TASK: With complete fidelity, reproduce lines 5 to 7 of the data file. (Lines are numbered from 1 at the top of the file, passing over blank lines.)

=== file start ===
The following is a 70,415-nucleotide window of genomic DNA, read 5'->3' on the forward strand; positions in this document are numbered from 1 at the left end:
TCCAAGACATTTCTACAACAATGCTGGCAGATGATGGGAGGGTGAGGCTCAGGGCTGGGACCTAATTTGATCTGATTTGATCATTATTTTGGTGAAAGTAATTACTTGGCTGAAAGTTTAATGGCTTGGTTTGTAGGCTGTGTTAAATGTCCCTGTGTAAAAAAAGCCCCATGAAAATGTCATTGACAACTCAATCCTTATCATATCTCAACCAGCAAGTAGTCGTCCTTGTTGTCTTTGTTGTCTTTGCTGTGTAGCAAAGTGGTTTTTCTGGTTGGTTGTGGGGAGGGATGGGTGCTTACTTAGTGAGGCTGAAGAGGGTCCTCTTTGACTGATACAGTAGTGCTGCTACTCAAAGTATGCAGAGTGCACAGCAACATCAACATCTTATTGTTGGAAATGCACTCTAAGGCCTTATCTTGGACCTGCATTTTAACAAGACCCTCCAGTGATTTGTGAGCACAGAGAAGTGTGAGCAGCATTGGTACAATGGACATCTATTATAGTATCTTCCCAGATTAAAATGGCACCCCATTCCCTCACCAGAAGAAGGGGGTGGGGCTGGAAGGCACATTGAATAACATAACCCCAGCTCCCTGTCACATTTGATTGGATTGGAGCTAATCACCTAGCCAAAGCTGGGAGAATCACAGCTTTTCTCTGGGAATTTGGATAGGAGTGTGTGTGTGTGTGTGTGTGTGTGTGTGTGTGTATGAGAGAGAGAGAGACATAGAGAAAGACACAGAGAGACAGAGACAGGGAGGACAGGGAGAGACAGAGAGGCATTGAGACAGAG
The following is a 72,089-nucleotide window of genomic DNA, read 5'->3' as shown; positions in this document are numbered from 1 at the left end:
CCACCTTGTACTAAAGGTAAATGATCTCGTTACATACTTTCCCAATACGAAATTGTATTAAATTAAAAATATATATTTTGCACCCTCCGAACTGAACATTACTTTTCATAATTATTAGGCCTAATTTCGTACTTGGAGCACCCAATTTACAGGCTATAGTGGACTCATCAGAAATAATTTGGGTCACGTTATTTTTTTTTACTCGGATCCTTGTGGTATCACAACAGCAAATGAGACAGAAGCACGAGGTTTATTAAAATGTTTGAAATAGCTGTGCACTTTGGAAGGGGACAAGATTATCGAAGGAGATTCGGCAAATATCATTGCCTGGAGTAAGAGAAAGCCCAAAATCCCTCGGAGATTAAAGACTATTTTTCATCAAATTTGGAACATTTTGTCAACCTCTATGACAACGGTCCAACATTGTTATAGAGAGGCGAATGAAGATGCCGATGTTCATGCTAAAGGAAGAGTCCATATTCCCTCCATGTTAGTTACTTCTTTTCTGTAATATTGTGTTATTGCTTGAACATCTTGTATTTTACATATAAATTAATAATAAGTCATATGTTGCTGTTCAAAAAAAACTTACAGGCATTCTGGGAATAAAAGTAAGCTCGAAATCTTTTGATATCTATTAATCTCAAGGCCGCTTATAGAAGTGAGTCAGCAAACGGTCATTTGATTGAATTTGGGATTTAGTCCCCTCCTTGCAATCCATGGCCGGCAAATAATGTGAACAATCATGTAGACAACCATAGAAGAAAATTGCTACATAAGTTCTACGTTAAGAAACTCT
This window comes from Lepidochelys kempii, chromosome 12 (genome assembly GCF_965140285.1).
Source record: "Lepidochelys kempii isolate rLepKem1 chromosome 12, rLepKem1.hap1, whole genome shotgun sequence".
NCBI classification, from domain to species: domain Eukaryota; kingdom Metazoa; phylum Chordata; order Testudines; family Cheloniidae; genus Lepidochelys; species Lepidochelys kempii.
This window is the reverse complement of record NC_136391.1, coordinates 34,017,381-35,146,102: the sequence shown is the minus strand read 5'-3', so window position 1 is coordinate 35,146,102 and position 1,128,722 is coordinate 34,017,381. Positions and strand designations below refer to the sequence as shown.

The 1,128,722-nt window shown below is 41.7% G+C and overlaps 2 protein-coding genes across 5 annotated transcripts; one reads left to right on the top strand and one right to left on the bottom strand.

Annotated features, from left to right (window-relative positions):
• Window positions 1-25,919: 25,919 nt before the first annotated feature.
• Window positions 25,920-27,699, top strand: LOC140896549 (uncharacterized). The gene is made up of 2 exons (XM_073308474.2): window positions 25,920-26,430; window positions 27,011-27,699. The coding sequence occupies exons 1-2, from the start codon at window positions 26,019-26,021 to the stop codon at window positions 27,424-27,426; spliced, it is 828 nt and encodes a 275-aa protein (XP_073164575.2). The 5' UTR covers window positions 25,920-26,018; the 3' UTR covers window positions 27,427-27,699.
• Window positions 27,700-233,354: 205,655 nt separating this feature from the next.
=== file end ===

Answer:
This window comes from Lepidochelys kempii, chromosome 12 (genome assembly GCF_965140285.1).
Source record: "Lepidochelys kempii isolate rLepKem1 chromosome 12, rLepKem1.hap1, whole genome shotgun sequence".
NCBI classification, from domain to species: domain Eukaryota; kingdom Metazoa; phylum Chordata; order Testudines; family Cheloniidae; genus Lepidochelys; species Lepidochelys kempii.